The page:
School is out, but this is a busy time for school districts and educators at the bargaining table. The Washington Education Association, the statewide teachers’ union, said this year is particularly active for negotiations because of additional funding from the state legislature to satisfy the McCleary school-funding lawsuit.
The legislature voted to add almost $1 billion in its supplemental budget earlier this year for teacher salaries. That was enough for the state Supreme Court to say the state had met its obligations.
Rich Wood, spokesman for the Washington Education Association, said in a normal year about 150 contracts would be open for negotiation at this time, but because of the additional state funds, there are more than 250 open contracts right now.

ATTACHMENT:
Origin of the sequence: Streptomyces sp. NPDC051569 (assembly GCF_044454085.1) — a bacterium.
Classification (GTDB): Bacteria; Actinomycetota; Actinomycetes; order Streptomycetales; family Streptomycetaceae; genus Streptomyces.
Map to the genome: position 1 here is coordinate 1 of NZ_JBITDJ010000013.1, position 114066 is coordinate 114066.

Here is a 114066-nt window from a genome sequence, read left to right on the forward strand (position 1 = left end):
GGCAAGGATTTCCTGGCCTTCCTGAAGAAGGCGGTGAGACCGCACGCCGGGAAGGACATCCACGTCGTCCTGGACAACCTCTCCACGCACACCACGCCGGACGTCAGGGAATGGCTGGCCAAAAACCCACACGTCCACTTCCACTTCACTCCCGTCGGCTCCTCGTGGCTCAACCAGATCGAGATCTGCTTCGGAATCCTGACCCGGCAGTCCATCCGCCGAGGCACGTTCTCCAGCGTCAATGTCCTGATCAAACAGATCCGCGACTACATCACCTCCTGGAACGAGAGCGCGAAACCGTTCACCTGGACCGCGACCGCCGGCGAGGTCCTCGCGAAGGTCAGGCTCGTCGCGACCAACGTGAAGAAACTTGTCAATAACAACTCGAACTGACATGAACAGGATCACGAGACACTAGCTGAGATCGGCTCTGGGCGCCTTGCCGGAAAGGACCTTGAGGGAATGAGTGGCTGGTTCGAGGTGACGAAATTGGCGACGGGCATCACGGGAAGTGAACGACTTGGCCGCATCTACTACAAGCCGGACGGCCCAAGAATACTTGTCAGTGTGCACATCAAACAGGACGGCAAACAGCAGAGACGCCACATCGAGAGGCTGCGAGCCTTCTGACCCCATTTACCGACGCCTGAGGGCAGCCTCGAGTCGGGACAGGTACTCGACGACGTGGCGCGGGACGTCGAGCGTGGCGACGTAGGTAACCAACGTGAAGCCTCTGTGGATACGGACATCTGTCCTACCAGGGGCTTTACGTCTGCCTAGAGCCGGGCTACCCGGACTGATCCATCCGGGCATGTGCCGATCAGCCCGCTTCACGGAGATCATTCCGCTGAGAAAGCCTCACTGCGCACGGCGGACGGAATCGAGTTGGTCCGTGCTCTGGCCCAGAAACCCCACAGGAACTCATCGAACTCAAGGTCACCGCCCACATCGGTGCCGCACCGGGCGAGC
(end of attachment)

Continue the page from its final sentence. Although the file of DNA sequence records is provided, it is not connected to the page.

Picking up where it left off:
“Nearly all of them are either fully opened or have to be reopened because of the new McCleary funding coming from the state and some of the changes in the laws around how teachers are paid,” Wood said.
Educators in some districts, such as Bainbridge Island and Mossyrock, have already reached agreements with school district leadership and negotiated pay increases of 10 to 20 percent, Wood said.
“The legislature and the court were both very clear that that’s what this additional increase in funding is intended to be invested in is high quality educators in all parts of the state for our students,” he said. “Those decisions in terms of how that plays out exactly are made at the local level in each school district.”
Teacher contract negotiations often go right up until the end of summer vacation, so it’s still early in the process.